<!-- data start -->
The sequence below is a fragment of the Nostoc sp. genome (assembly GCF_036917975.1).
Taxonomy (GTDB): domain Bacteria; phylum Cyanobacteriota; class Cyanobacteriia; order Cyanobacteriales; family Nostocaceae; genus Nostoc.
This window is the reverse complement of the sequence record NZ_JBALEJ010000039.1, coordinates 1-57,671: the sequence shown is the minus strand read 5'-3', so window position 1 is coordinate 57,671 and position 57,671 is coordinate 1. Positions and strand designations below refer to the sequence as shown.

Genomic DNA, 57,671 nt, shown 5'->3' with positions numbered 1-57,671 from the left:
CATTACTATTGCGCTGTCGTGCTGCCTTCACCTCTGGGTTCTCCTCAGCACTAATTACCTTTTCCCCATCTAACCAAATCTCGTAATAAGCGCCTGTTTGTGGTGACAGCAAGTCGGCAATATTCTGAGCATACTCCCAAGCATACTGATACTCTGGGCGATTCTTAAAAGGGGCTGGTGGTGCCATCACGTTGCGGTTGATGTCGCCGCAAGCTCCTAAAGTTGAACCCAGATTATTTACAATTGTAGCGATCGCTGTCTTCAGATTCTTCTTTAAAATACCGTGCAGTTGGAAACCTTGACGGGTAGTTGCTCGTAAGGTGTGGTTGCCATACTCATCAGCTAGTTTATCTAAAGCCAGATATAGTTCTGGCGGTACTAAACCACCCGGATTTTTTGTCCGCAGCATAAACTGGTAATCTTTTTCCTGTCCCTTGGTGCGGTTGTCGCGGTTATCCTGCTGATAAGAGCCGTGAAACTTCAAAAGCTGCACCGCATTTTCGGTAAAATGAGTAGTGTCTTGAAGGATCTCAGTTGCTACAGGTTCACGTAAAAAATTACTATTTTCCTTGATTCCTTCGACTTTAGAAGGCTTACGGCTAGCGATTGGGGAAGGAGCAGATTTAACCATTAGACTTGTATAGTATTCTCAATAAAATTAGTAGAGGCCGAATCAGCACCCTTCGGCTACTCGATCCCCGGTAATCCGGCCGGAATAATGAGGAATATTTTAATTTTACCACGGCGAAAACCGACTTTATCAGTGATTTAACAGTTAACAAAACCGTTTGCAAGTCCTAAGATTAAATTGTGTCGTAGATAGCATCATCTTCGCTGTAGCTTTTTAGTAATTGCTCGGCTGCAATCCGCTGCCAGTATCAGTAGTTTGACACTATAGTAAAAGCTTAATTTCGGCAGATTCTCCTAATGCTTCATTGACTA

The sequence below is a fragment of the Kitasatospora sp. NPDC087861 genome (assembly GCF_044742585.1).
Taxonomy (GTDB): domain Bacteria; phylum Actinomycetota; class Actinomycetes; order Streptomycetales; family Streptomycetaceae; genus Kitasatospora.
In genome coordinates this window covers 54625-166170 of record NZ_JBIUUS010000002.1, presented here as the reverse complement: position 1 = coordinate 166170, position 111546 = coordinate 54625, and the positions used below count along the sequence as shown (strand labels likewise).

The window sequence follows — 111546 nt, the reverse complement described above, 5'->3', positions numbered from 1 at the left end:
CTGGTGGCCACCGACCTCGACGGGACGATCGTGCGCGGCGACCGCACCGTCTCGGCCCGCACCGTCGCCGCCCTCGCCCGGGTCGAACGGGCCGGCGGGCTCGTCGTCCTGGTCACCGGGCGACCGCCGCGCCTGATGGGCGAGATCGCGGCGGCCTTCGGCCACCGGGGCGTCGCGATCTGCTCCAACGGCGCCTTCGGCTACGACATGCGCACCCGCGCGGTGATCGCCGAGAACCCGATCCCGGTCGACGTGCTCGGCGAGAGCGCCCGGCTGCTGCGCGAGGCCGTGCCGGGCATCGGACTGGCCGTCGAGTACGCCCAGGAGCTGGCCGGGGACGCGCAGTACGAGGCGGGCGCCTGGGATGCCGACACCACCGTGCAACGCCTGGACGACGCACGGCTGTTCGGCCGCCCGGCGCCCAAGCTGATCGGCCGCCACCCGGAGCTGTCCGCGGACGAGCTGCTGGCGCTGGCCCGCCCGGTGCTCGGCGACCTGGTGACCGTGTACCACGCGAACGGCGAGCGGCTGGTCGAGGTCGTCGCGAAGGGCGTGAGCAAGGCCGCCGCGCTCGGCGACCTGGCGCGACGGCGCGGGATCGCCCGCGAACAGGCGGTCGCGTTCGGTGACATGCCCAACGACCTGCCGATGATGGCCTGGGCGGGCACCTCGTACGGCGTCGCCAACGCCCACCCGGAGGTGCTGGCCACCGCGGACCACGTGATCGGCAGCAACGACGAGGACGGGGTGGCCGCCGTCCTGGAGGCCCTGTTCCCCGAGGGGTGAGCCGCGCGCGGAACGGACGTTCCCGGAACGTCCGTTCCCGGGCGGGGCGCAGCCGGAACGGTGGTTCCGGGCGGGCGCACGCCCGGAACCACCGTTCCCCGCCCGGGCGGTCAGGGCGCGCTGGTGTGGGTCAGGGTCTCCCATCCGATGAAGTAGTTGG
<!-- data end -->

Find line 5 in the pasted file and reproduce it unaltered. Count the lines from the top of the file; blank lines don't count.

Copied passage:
CATTACTATTGCGCTGTCGTGCTGCCTTCACCTCTGGGTTCTCCTCAGCACTAATTACCTTTTCCCCATCTAACCAAATCTCGTAATAAGCGCCTGTTTGTGGTGACAGCAAGTCGGCAATATTCTGAGCATACTCCCAAGCATACTGATACTCTGGGCGATTCTTAAAAGGGGCTGGTGGTGCCATCACGTTGCGGTTGATGTCGCCGCAAGCTCCTAAAGTTGAACCCAGATTATTTACAATTGTAGCGATCGCTGTCTTCAGATTCTTCTTTAAAATACCGTGCAGTTGGAAACCTTGACGGGTAGTTGCTCGTAAGGTGTGGTTGCCATACTCATCAGCTAGTTTATCTAAAGCCAGATATAGTTCTGGCGGTACTAAACCACCCGGATTTTTTGTCCGCAGCATAAACTGGTAATCTTTTTCCTGTCCCTTGGTGCGGTTGTCGCGGTTATCCTGCTGATAAGAGCCGTGAAACTTCAAAAGCTGCACCGCATTTTCGGTAAAATGAGTAGTGTCTTGAAGGATCTCAGTTGCTACAGGTTCACGTAAAAAATTACTATTTTCCTTGATTCCTTCGACTTTAGAAGGCTTACGGCTAGCGATTGGGGAAGGAGCAGATTTAACCATTAGACTTGTATAGTATTCTCAATAAAATTAGTAGAGGCCGAATCAGCACCCTTCGGCTACTCGATCCCCGGTAATCCGGCCGGAATAATGAGGAATATTTTAATTTTACCACGGCGAAAACCGACTTTATCAGTGATTTAACAGTTAACAAAACCGTTTGCAAGTCCTAAGATTAAATTGTGTCGTAGATAGCATCATCTTCGCTGTAGCTTTTTAGTAATTGCTCGGCTGCAATCCGCTGCCAGTATCAGTAGTTTGACACTATAGTAAAAGCTTAATTTCGGCAGATTCTCCTAATGCTTCATTGACTA